The stems of soybean plants are not very palatable, and animals will sort them out if given the opportunity. Chopping soybean hay and feeding it in a total mixed ration will help prevent sorting.
If soybean forage contains substantial amounts of developed beans, you may need to reduce the amount of other fats and oils in the ration for lactating cows based on the analyzed fat content of the soybeans. It may be difficult to dry down pods for hay if beans are too well-developed. Cows can be pastured on soybeans and if cows are removed before all stems are eaten, there may be regrowth.
As with any forage, soybeans should be analyzed for their nutrient content. Table 2 lists the expected nutrient content of soybean forage. It is also advisable to check the label of any herbicide used for possible restrictions on feeding soybean forage to livestock.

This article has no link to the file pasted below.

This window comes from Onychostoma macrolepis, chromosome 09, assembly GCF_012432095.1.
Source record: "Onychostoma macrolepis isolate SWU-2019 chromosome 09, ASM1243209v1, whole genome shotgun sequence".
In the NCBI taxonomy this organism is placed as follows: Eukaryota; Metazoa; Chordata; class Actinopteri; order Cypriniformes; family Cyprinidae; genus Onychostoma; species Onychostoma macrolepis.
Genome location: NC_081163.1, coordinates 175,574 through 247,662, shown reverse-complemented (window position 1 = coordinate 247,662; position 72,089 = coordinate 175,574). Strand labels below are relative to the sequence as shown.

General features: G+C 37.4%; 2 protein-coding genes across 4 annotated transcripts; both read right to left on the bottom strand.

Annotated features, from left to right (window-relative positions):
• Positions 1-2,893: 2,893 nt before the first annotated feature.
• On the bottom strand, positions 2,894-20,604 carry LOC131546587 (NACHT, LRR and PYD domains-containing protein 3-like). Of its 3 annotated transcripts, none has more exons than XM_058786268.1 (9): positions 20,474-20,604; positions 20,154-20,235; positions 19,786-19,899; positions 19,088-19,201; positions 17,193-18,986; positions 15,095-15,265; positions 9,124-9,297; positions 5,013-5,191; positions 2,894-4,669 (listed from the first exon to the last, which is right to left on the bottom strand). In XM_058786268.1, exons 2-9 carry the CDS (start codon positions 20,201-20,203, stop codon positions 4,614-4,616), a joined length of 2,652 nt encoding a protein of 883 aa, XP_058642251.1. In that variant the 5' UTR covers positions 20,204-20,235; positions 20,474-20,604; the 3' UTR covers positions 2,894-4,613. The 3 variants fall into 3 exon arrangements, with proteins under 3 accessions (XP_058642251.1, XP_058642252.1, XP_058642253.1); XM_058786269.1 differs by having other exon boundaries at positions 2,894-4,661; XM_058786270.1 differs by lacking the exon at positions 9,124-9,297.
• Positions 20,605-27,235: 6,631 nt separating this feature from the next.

Forage poisoning problems
Drought conditions may increase nitrate levels in forages to the point of possible toxicity. Drought-stricken fields of corn, sorghum and sudangrass are most apt to contain harmful levels of nitrate, particularly those that have been heavily fertilized with manure or nitrogen. Numerous weeds such as pigweed and lambsquarter are nitrate accumulators. Any forage that is suspected of containing high levels of nitrates should not be grazed or green-chopped.
Although nitrate levels in drought-stricken corn may be high, ensiling usually reduces more than half the nitrates to ammonia, which can be utilized by the rumen bacteria. For this reason, nitrate toxicity rarely occurs when feeding ensiled drought corn. However, if drought damage was extreme and high levels of nitrogen were applied to the soil, a nitrate test on the silage should be conducted.
Rate of nitrate intake is the most critical factor influencing possible toxicity. This is affected by rate of forage dry matter intake in a given period of time and its nitrate content. Forages containing under 1,000 parts per million (ppm) nitrate-nitrogen (NO3-N) on a dry matter basis may be fed free-choice or with no restriction on meal size. That’s provided the total level of NO3-N in the total ration, including water, is kept at a safe or low-risk level. Stored forages containing higher levels generally require limiting meal size to avoid elevated methemoglobin levels in the blood and other toxic effects.